Keeping a promise made during the 1876 campaign, incumbent President Rutherford Hayes did not seek re-election. The Republican Party eventually chose another Ohioan, James Abram Garfield, as their standard-bearer. The Democratic Party meanwhile chose Civil War General Winfield Scott Hancock as their nominee.
The election of 1880 was largely seen as a referendum on the Republican's relaxation of Reconstruction efforts in the southern states. There were no pressing issues of the day save tariffs - the Republicans supporting higher tariffs, the Democrats supporting lower ones.
Georgia voters did not cast their ballots until December 8, 1880, belatedly awarding their 11 electoral votes to Hancock. Despite capturing less than 10,000 more popular votes than Hancock, Garfield was easily elected, capturing 214 of the states' 369 electoral votes.
While Hayes didn't seek renomination, former President Ulysses S. Grant (1869-1877) openly sought nomination to a third term. Going into the Chicago convention he was the front-runner, but opponents supported a number of other candidates, including James Gillespie Blaine of Maine and Ohio's John Sherman. James Garfield, who was representing the Ohio delegation, gave a major speech in support of Sherman but soon found himself among those receiving delegate votes. On the 36th ballot, Garfield garnered 399 delegate votes, outlasting Grant (who had 313), Blaine (285) and Sherman to win the nomination. Chester Arthur was subsequently chosen as Garfield's running mate by a large margin over Elihu B. Washburne. The convention is also noteworthy as it was the first at which delegates cast votes for an African-American, Blanche Kelso Bruce.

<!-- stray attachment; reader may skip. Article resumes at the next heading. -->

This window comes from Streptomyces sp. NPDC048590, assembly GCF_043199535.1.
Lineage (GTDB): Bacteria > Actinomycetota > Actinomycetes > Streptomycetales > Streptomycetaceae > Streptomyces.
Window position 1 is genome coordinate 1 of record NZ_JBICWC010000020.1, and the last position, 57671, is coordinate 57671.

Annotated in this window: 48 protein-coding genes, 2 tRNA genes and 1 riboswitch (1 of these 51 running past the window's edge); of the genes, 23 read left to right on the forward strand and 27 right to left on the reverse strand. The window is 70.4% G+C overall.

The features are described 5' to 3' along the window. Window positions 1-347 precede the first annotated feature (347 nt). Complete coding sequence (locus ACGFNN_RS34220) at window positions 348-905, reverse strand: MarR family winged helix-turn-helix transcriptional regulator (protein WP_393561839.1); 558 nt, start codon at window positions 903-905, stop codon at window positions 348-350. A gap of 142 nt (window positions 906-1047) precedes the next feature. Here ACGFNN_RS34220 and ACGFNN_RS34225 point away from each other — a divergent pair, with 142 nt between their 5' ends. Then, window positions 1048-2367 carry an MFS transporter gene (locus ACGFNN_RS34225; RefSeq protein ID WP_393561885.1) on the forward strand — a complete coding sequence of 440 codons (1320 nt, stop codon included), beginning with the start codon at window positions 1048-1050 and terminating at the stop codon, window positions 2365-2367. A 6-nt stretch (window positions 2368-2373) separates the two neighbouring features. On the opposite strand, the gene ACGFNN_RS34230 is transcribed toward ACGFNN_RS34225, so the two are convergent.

The Democratic Party convention was a wild affair, with literally dozens of names being presented as potential Presidential nominees. In the end, Civil War General Winfield Scott Hancock was nominated with 705 delegate votes, besting Thomas F. Bayard (154), Samuel J. Randall (129), Henry G. Payne (81), Allen Granberry Thurman (69), Stephen J. Field (66), and a host of other candidates. William Hayden English was subsequently nominated as Hancock's running mate.
Greenback Labor Party
Dissatisfied with the fiscal policies of both parties, the Greenback Labor Party, a minor force in the 1876 election, returned with James Baird Weaver as its Presidential nominee and Benjamin Chambers as his running mate.
See also: President of the United States, U.S. presidential election, 1880, History of the United States (1865-1918)
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